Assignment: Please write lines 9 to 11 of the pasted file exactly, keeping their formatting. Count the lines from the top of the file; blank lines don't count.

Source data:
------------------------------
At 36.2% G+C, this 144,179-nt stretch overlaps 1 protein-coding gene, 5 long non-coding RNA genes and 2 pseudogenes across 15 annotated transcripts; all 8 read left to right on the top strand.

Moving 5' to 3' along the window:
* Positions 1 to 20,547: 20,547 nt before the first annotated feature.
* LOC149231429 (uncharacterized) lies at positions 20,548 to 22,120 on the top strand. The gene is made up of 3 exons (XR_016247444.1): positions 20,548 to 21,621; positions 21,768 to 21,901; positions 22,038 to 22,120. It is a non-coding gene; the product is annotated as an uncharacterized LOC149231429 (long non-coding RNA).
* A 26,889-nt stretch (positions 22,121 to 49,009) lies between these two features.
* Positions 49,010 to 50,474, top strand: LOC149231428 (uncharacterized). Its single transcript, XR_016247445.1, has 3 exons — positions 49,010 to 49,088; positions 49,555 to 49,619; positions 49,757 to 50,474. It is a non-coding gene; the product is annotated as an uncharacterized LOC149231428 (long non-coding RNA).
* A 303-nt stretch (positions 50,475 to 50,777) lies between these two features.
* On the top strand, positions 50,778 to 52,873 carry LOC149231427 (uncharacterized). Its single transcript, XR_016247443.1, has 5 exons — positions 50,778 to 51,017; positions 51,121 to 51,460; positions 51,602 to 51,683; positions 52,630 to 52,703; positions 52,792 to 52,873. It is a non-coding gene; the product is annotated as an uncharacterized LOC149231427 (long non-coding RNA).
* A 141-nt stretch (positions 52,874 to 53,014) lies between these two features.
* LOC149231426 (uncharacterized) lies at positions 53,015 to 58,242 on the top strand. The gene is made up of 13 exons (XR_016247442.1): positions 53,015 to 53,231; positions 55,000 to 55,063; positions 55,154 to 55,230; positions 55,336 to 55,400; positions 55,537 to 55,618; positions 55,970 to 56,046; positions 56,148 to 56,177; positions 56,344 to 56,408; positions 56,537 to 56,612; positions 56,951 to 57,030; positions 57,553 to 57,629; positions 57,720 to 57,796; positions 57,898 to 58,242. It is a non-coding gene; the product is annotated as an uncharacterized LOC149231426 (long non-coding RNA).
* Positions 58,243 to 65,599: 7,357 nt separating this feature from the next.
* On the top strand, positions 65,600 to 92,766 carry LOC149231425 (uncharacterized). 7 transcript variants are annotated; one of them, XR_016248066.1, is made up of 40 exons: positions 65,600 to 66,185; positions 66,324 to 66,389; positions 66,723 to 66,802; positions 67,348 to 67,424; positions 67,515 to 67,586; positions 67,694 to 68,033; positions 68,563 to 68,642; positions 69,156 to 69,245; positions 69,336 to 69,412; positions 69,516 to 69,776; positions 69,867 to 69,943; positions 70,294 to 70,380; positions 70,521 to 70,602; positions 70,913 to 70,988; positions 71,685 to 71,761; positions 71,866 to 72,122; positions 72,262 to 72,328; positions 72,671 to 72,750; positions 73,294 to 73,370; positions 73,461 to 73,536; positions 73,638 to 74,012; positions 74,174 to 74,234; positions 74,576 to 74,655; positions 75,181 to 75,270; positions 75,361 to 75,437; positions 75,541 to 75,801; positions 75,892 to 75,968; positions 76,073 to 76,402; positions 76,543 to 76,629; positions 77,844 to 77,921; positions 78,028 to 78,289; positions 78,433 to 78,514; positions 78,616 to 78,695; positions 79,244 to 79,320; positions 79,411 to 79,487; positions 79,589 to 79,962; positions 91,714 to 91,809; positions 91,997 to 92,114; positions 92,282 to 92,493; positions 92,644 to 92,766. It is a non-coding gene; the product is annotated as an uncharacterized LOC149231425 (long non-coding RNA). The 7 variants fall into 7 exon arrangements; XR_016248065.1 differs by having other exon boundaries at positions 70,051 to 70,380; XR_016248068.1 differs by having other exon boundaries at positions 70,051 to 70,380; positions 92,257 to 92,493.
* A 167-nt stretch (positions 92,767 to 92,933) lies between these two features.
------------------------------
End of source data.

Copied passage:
* A 141-nt stretch (positions 52,874 to 53,014) lies between these two features.
* LOC149231426 (uncharacterized) lies at positions 53,015 to 58,242 on the top strand. The gene is made up of 13 exons (XR_016247442.1): positions 53,015 to 53,231; positions 55,000 to 55,063; positions 55,154 to 55,230; positions 55,336 to 55,400; positions 55,537 to 55,618; positions 55,970 to 56,046; positions 56,148 to 56,177; positions 56,344 to 56,408; positions 56,537 to 56,612; positions 56,951 to 57,030; positions 57,553 to 57,629; positions 57,720 to 57,796; positions 57,898 to 58,242. It is a non-coding gene; the product is annotated as an uncharacterized LOC149231426 (long non-coding RNA).
* Positions 58,243 to 65,599: 7,357 nt separating this feature from the next.